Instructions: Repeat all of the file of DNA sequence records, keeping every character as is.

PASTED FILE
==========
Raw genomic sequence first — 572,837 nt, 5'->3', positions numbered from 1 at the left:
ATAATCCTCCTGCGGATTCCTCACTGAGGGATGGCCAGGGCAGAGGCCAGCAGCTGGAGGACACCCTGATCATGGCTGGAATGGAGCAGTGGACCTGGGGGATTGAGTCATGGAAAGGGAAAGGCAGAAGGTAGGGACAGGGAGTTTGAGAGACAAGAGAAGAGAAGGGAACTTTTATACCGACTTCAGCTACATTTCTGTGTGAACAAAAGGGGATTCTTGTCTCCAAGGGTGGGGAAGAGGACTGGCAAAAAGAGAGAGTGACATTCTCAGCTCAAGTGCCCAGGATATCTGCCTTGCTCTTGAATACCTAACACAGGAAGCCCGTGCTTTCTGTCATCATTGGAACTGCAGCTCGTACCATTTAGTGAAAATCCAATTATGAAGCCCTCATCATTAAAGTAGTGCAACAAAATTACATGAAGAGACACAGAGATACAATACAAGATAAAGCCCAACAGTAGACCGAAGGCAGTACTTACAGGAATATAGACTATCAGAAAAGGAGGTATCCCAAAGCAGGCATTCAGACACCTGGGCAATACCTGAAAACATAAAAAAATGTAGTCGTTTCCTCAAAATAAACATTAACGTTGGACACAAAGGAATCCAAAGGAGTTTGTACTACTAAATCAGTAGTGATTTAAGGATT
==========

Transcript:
Raw genomic sequence first — 572,837 nt, 5'->3', positions numbered from 1 at the left:
ATAATCCTCCTGCGGATTCCTCACTGAGGGATGGCCAGGGCAGAGGCCAGCAGCTGGAGGACACCCTGATCATGGCTGGAATGGAGCAGTGGACCTGGGGGATTGAGTCATGGAAAGGGAAAGGCAGAAGGTAGGGACAGGGAGTTTGAGAGACAAGAGAAGAGAAGGGAACTTTTATACCGACTTCAGCTACATTTCTGTGTGAACAAAAGGGGATTCTTGTCTCCAAGGGTGGGGAAGAGGACTGGCAAAAAGAGAGAGTGACATTCTCAGCTCAAGTGCCCAGGATATCTGCCTTGCTCTTGAATACCTAACACAGGAAGCCCGTGCTTTCTGTCATCATTGGAACTGCAGCTCGTACCATTTAGTGAAAATCCAATTATGAAGCCCTCATCATTAAAGTAGTGCAACAAAATTACATGAAGAGACACAGAGATACAATACAAGATAAAGCCCAACAGTAGACCGAAGGCAGTACTTACAGGAATATAGACTATCAGAAAAGGAGGTATCCCAAAGCAGGCATTCAGACACCTGGGCAATACCTGAAAACATAAAAAAATGTAGTCGTTTCCTCAAAATAAACATTAACGTTGGACACAAAGGAATCCAAAGGAGTTTGTACTACTAAATCAGTAGTGATTTAAGGATT